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The cemetery came under the control of the Japanese forces after the fall of Singapore. A Shonan Patriotic Service Association was established to be in charge of all burial services of the Japanese military casualties. When Japan surrendered in 1945, the soldiers who committed suicide or executed were also cremated here. Many memorials were erected; one of the most famous belonged to Field Marshall of the Japanese Forces in Southeast Asia Hisaichi Terauchi (1879-1945).

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When the British returned after the end of the Second World War, they repatriated the entire Japanese population in Singapore. No Japanese was allowed to return to Malaya until the signing of the peace treaty in 1951. With neglect and lack of maintenance, the cemetery soon fell into disrepair. It was not until 1952, when Ken Ninomiya, the first Japanese Consul-General posted to Singapore after the war, requested a search for the war remains.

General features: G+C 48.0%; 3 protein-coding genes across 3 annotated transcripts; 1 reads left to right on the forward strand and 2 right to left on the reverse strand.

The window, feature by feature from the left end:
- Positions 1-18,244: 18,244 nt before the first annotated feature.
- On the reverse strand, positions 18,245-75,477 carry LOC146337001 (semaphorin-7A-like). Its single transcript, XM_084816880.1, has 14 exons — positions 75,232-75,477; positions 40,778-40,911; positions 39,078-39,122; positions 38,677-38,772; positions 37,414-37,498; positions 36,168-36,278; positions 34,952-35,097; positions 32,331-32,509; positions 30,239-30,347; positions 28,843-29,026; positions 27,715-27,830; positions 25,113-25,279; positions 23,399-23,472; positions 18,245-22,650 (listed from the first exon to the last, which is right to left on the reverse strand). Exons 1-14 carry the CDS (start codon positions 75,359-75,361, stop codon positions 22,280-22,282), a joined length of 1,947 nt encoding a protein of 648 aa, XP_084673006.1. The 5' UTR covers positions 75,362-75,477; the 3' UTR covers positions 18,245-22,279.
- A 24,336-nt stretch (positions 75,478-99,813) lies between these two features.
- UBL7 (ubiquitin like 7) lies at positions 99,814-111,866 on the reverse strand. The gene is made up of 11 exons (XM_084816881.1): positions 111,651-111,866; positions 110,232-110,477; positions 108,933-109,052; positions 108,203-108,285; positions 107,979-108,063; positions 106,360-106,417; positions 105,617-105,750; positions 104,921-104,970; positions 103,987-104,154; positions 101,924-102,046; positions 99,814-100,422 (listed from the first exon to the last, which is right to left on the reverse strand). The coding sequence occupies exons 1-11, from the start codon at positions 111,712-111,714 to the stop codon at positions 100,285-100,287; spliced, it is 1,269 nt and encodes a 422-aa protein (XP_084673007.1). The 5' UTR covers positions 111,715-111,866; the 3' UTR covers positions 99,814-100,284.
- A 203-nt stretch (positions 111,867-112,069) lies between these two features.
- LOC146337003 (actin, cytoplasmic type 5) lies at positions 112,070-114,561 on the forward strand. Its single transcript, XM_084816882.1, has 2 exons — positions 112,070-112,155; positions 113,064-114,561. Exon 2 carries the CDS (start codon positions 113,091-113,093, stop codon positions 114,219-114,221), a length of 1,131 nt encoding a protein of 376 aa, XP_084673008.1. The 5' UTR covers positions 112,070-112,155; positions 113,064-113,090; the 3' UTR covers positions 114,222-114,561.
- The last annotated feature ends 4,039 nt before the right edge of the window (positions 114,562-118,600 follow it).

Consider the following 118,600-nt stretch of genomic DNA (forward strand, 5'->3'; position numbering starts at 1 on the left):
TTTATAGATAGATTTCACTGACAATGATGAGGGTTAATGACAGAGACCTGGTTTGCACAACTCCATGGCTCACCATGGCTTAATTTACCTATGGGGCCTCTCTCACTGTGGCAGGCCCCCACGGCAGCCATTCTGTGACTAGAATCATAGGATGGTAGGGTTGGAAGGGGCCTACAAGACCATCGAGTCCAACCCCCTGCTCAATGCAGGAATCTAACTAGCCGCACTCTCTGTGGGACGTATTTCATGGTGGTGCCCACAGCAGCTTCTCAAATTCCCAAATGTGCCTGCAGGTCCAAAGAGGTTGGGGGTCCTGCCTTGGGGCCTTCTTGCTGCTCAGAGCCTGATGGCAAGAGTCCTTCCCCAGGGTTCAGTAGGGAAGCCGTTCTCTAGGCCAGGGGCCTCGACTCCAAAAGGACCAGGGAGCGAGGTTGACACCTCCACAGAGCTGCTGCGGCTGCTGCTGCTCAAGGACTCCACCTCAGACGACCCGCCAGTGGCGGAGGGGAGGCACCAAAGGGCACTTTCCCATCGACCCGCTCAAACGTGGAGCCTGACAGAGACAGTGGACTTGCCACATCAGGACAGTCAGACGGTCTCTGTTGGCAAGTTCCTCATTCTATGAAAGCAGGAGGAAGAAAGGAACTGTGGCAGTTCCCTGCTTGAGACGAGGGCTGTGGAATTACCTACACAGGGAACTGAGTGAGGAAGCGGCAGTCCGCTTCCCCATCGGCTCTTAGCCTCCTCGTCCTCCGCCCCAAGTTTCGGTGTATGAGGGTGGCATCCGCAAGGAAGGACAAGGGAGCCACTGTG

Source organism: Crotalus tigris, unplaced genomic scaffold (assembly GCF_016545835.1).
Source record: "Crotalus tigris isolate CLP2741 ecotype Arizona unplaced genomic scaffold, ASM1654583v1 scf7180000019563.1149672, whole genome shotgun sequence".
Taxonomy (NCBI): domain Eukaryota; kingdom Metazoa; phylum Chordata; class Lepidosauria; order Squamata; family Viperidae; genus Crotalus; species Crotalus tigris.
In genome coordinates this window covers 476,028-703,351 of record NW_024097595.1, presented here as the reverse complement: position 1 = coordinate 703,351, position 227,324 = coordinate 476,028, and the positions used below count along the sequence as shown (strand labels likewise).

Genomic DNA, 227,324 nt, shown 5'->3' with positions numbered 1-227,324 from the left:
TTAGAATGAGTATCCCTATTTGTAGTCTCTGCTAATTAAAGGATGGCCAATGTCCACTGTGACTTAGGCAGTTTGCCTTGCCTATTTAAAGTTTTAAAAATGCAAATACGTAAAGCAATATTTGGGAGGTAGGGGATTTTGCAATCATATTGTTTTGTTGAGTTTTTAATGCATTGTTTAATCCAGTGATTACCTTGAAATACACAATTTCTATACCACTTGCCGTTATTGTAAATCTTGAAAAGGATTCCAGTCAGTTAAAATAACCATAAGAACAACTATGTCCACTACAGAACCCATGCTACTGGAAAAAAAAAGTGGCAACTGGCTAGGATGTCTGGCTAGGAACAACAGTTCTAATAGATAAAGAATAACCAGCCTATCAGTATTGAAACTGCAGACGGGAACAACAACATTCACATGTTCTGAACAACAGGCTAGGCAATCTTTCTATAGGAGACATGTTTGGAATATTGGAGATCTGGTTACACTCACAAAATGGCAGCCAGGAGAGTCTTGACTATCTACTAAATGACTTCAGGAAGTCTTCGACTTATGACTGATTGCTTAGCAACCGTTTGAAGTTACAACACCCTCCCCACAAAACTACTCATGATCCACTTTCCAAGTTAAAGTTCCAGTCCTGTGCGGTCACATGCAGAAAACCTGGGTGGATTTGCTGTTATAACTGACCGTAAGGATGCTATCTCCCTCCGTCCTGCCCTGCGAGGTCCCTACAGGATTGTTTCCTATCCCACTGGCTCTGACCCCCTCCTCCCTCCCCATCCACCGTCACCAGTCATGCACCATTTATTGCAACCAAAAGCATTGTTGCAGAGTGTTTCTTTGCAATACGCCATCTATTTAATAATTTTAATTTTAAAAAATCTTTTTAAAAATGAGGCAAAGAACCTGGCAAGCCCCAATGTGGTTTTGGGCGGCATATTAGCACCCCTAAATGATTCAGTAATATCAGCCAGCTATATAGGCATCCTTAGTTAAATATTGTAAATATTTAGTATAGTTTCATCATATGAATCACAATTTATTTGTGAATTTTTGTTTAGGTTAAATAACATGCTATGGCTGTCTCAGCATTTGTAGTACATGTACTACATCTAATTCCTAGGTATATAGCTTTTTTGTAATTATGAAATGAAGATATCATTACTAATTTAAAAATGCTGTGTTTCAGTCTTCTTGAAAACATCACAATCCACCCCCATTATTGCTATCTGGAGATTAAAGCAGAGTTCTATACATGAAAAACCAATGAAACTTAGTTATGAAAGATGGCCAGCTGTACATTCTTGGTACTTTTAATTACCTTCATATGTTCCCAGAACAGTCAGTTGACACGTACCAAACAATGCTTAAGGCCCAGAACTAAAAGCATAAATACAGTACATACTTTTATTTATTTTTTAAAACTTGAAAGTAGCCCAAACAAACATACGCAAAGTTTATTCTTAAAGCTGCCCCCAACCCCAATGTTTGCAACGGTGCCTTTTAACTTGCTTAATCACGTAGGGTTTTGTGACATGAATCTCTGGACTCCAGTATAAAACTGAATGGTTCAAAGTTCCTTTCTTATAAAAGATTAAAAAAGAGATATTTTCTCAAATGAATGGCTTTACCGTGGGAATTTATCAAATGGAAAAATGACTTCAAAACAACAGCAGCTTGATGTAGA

By then, the identifications of the dead were almost impossible as all the remains and ashes were enshrined together. Moreover, the efforts in the erection of the various memorials were also appreciated by the Japanese government, who decided to fund the restoration of the cemetery instead.

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One of the most famous person to be buried in the cemetery was Yamamoto Otokichi (1817-1867), recognised as the first Japanese resident of Singapore. Otokichi’s life was filled with adventures, started at age 14 when he went sailing to North America. The Japanese crews were captured by the native tribe, but were rescued by a British trader John McLoughlin, who later brought them to England.

In the 1830s, Otokichi wanted to return to Japan but was rejected by the Tokugawa Shogunate. He then travelled to Macao and other parts of East Asia before settling at Singapore as a British citizen. By then, he had changed his name to John Matthew Ottoson, married a Eurasian lady called Louisa Belder and converted to Christianity. When he died of tuberculosis in 1867, Otokichi was first buried at Bukit Timah Christian Cemetery, and then moved to the Japanese cemetery. In 2005, his ashes were retrieved and brought back to Onoura, the hometown where he had left more than 170 years ago.